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Getting government agencies to adopt cool pavements

Narrator:       This is Science Today. The Heat Island Group at the Lawrence Berkeley National Laboratory is working to cool buildings, cities — and, ultimately, the planet — by developing ways to make pavements and roofs cooler in the sun. Ben Mandel, a graduate student and member of the group, says they've been testing a variety of cool pavement coatings at parking lots at the lab and at the University of California, Davis.

Mandel:         We intend it more as a demonstration site to basically promote awareness of cool pavement technologies that are on the market.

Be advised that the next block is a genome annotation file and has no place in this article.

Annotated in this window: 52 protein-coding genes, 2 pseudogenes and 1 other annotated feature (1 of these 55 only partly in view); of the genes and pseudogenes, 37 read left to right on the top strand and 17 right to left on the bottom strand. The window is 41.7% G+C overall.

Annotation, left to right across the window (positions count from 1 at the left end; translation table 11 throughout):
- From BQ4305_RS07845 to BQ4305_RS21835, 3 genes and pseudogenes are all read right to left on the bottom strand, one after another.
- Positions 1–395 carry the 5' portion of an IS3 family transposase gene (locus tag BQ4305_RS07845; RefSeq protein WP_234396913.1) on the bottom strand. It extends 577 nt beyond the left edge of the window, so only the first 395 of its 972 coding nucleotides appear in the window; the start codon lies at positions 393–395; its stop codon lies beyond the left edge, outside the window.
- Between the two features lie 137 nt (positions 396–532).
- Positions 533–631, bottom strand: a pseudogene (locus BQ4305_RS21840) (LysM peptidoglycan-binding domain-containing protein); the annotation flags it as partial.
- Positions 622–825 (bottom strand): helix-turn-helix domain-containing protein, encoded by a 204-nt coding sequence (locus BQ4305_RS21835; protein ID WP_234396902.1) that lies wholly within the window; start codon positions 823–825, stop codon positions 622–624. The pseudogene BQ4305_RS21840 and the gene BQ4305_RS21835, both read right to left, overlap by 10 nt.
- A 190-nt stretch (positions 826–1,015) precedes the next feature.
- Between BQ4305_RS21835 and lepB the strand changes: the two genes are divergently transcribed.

Narrator:       The lab has also hosted workshops for local government officials to better understand the benefits of reflective pavement surfaces.

Mandel:         This helped educate them in a fairly technical way about the benefits that could come from their implementation of cooler surfaces in their cities and communities, such as decreased air temperature, improved air quality, improved pavement durability, even, and improved public health. So, these are things that resonated pretty well and we're hopeful that this can get the ball rolling on some local government action for cool pavement.

Narrator:       For Science Today, I'm Larissa Branin.